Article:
While the percentage of uninsured Connecticut residents has risen significantly over the past decade, new data released Wednesday show the situation has changed little over the past few years, perhaps because of state and federal health care reforms.
The most recent U.S. Census information shows that on average 350,000 state residents - 9.9 percent of the state's population - lacked health insurance from 2010 to 2011, slightly less than in the previous two years but still well above the 8.6 percent who lacked insurance in 2000-01, according to data released by Connecticut Voices for Children, a New Haven-based organization that advocates for children and families.
The group pointed out that the percentage of uninsured essentially held steady over the past few years despite the long recession. It cited new state laws and policies that expanded access to the HUSKY and Medicaid health insurance programs and gave young adults additional coverage options.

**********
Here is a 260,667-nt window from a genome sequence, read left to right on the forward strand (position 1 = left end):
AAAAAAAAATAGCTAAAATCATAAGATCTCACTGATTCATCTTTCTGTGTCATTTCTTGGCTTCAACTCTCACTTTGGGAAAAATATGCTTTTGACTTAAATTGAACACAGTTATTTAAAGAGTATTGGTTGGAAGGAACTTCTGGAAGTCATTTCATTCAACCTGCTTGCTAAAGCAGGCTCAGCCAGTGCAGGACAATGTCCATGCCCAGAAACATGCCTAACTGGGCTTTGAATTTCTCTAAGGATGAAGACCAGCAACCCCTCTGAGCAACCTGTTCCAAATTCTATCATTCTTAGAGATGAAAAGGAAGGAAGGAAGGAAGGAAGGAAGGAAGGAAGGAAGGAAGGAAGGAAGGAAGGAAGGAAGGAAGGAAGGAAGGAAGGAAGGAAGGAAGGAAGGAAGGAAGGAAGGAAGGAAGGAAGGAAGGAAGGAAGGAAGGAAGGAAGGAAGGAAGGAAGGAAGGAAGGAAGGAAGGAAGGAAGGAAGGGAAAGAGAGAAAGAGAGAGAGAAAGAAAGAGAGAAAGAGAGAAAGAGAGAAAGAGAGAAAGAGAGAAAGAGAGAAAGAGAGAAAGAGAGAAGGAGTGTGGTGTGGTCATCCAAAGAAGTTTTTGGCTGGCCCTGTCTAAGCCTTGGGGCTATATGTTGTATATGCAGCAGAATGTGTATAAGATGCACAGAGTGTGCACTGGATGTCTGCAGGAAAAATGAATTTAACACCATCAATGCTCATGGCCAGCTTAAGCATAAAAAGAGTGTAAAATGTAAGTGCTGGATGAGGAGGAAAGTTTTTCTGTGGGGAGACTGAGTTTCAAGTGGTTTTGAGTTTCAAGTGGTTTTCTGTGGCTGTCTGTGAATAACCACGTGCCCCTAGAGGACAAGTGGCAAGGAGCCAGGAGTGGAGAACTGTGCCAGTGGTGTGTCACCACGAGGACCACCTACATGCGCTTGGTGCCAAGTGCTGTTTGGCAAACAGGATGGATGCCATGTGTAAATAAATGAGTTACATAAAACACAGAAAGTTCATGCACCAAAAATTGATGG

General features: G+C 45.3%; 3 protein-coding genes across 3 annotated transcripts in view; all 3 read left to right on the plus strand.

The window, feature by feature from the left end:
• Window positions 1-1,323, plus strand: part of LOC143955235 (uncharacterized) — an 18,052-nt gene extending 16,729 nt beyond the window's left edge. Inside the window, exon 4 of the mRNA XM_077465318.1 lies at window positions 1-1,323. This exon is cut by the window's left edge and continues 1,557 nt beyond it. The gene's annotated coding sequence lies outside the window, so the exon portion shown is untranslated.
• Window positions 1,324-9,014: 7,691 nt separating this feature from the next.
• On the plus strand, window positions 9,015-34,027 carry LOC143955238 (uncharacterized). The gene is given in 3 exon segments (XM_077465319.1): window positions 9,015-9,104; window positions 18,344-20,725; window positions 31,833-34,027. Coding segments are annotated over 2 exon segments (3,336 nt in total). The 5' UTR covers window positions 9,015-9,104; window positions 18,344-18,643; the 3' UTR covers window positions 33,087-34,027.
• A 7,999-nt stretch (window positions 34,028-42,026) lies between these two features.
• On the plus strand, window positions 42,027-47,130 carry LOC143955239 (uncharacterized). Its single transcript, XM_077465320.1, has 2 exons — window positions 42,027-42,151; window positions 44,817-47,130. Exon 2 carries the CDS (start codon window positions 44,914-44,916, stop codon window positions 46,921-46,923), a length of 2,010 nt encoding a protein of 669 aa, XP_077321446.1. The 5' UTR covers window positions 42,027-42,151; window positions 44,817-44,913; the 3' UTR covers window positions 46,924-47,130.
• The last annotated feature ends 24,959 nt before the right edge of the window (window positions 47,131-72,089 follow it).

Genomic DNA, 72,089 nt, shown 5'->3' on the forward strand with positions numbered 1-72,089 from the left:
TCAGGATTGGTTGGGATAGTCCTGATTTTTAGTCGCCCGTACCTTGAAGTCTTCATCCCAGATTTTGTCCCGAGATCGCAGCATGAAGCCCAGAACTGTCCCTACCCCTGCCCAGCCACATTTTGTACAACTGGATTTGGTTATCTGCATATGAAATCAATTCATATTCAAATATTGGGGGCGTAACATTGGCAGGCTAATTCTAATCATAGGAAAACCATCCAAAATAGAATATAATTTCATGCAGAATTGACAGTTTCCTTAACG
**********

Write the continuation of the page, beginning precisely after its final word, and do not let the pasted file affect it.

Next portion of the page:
"Efforts in our state in the past few years helped the social safety net hold firm during our recent recession," Frances G. Padilla, president of Universal Health Care Foundation of Connecticut, said in a statement.
The report cited a significant decline over the past decade in employer-based health coverage among people under age 65. Another major decline occurred in the percentage of children covered by employment-based insurance.
"As fewer Connecticut residents have access to employer-sponsored coverage, state and federal lawmakers should preserve health reform policies that help families maintain their health insurance when they lose or change their jobs," added Sharon Langer, senior policy fellow at Connecticut Voices for Children, in a statement.